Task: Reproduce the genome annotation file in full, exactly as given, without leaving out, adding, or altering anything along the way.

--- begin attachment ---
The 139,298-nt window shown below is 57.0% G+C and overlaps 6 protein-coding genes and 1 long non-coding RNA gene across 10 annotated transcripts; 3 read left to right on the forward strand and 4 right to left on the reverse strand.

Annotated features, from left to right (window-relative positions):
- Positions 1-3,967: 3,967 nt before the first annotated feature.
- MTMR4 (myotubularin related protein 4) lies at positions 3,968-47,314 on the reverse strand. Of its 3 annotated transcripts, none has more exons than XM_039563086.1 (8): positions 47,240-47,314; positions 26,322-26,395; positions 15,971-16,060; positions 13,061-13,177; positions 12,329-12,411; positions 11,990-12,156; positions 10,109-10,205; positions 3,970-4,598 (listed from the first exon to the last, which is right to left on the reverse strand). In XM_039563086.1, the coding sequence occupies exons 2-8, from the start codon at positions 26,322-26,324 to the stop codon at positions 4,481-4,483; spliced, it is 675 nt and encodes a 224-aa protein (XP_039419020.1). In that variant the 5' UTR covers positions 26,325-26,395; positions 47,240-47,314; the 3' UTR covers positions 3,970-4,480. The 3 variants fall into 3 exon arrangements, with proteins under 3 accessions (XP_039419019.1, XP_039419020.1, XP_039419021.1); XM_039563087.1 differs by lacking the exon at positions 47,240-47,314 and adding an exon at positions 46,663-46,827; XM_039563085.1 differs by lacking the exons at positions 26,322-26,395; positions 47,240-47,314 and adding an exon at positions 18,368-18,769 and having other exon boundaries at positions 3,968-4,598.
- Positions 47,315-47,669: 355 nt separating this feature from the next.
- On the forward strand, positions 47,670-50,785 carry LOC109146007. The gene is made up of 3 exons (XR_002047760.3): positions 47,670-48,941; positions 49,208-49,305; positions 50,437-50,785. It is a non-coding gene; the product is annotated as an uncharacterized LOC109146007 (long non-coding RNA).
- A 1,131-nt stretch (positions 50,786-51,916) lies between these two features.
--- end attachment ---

The 139,298-nt window shown below is 57.0% G+C and overlaps 6 protein-coding genes and 1 long non-coding RNA gene across 10 annotated transcripts; 3 read left to right on the forward strand and 4 right to left on the reverse strand.

Annotated features, from left to right (window-relative positions):
- Positions 1-3,967: 3,967 nt before the first annotated feature.
- MTMR4 (myotubularin related protein 4) lies at positions 3,968-47,314 on the reverse strand. Of its 3 annotated transcripts, none has more exons than XM_039563086.1 (8): positions 47,240-47,314; positions 26,322-26,395; positions 15,971-16,060; positions 13,061-13,177; positions 12,329-12,411; positions 11,990-12,156; positions 10,109-10,205; positions 3,970-4,598 (listed from the first exon to the last, which is right to left on the reverse strand). In XM_039563086.1, the coding sequence occupies exons 2-8, from the start codon at positions 26,322-26,324 to the stop codon at positions 4,481-4,483; spliced, it is 675 nt and encodes a 224-aa protein (XP_039419020.1). In that variant the 5' UTR covers positions 26,325-26,395; positions 47,240-47,314; the 3' UTR covers positions 3,970-4,480. The 3 variants fall into 3 exon arrangements, with proteins under 3 accessions (XP_039419019.1, XP_039419020.1, XP_039419021.1); XM_039563087.1 differs by lacking the exon at positions 47,240-47,314 and adding an exon at positions 46,663-46,827; XM_039563085.1 differs by lacking the exons at positions 26,322-26,395; positions 47,240-47,314 and adding an exon at positions 18,368-18,769 and having other exon boundaries at positions 3,968-4,598.
- Positions 47,315-47,669: 355 nt separating this feature from the next.
- On the forward strand, positions 47,670-50,785 carry LOC109146007. The gene is made up of 3 exons (XR_002047760.3): positions 47,670-48,941; positions 49,208-49,305; positions 50,437-50,785. It is a non-coding gene; the product is annotated as an uncharacterized LOC109146007 (long non-coding RNA).
- A 1,131-nt stretch (positions 50,786-51,916) lies between these two features.